STANDARD Life Investments (SLI) today fired a salvo of criticism at Vodafone over its growth strategy, as the world's biggest mobile phone company by revenues announced a 7.1 million increase in customer numbers.
In doing so, the investment arm of Edinburgh-based insurer Standard Life, which is Vodafone's ninth-biggest shareholder, became the first major investor to publicly criticise the cellphone colossus.
David Cummings, head of UK equities at SLI, wants Vodafone to sell off its 45 per cent stake in Verizon Wireless, the US-based network operator which is thought to be worth around 25 billion and which Vodafone today insisted "continues to perform well".
That, he said, would leave the firm free to concentrate on its Asian and European business where pricing pressure has been mounting.
He said: "We are very supportive of a sale of Verizon. It would give a massive earnings uplift and there is a willing buyer for Verizon."
Mr Cummings said that the City's low rating of Vodafone stock - which has fallen five per cent so far this year - showed confidence in the company had been lost, with analysts rating the group more like a utility operation.
A sale and the return of cash to investors give Vodafone shares a much-needed lift, he argued.
Others in the City have lost confidence in the management of Vodafone under chief executive Arun Sarin but seem willing to wait until Sir John Bond takes up the chairmanship of the company in July before publicly expressing any dissatisfaction.
SLI's airing of dissent came as Vodafone released figures showing it added 7.1m new customers on an organic basis in the key Christmas quarter, taking its global total to 179.3m.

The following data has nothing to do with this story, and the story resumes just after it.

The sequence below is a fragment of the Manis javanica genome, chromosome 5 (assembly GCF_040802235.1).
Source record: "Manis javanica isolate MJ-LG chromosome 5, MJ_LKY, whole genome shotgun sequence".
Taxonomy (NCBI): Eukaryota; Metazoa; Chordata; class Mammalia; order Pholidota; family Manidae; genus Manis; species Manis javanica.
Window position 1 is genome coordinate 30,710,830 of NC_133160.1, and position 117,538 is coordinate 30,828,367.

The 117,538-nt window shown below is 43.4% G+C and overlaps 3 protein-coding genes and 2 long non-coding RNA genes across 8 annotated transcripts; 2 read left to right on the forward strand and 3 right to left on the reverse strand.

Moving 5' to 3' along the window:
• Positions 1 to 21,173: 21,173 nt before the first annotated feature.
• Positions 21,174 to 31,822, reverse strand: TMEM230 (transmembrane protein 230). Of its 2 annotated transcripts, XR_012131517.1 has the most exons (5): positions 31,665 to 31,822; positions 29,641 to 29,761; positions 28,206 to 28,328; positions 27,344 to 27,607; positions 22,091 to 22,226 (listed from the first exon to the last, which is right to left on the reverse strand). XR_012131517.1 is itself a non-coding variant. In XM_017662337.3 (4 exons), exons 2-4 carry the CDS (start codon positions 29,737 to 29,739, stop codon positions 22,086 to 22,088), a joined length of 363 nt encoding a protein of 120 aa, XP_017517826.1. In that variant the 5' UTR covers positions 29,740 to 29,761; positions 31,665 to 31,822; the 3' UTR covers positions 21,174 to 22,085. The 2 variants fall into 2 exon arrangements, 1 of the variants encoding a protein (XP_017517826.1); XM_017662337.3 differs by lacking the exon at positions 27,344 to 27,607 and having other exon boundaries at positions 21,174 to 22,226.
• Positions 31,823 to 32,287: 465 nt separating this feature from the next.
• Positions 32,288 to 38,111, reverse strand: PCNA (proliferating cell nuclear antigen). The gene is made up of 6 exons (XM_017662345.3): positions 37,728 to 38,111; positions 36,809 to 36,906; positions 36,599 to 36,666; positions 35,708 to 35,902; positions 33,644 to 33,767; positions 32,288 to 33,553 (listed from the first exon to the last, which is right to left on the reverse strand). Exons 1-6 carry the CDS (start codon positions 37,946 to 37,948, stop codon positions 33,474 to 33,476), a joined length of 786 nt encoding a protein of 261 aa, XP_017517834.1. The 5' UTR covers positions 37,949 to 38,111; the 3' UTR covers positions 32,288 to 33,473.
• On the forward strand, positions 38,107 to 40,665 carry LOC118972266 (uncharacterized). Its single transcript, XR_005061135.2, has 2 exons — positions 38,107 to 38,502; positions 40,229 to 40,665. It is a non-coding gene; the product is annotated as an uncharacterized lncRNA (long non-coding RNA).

That customer boost in the third quarter to December 31 was ahead of City forecasts, which were in the range 5.4m-6.3m. Vodafone also said that it was sticking with its guidance for the current year and its outlook for the next year.
"The group expects organic growth for this financial year in proportionate mobile revenue in the middle of the six per cent to nine per cent range," Vodafone said, adding that the preliminary outlook for next year "remains unchanged". Darren Ward, analyst at Williams de Broe, said the reiteration of market guidance was "reassuring".
In the UK Vodafone added 561,000 subscribers, a rise of seven per cent to 16.3m, but average revenue per user (ARPU) in its home market fell by 4.3 per cent.
Yesterday, rival O2 said it had seen its global customer base rise by 18 per cent to 24.4m, with 895,000 additional customers in the UK, giving it a home-based total of 15.98m.
Mr Sarin described the UK market as "highly competitive" but said growth worldwide remained healthy with demand for 3G phones continuing to climb.
Over the quarter, Vodafone added 3.1m 3G devices to its network, taking the total to eight million. However, it added that in general, competition in Europe was rising, particularly in major markets such as the UK, Germany and Italy.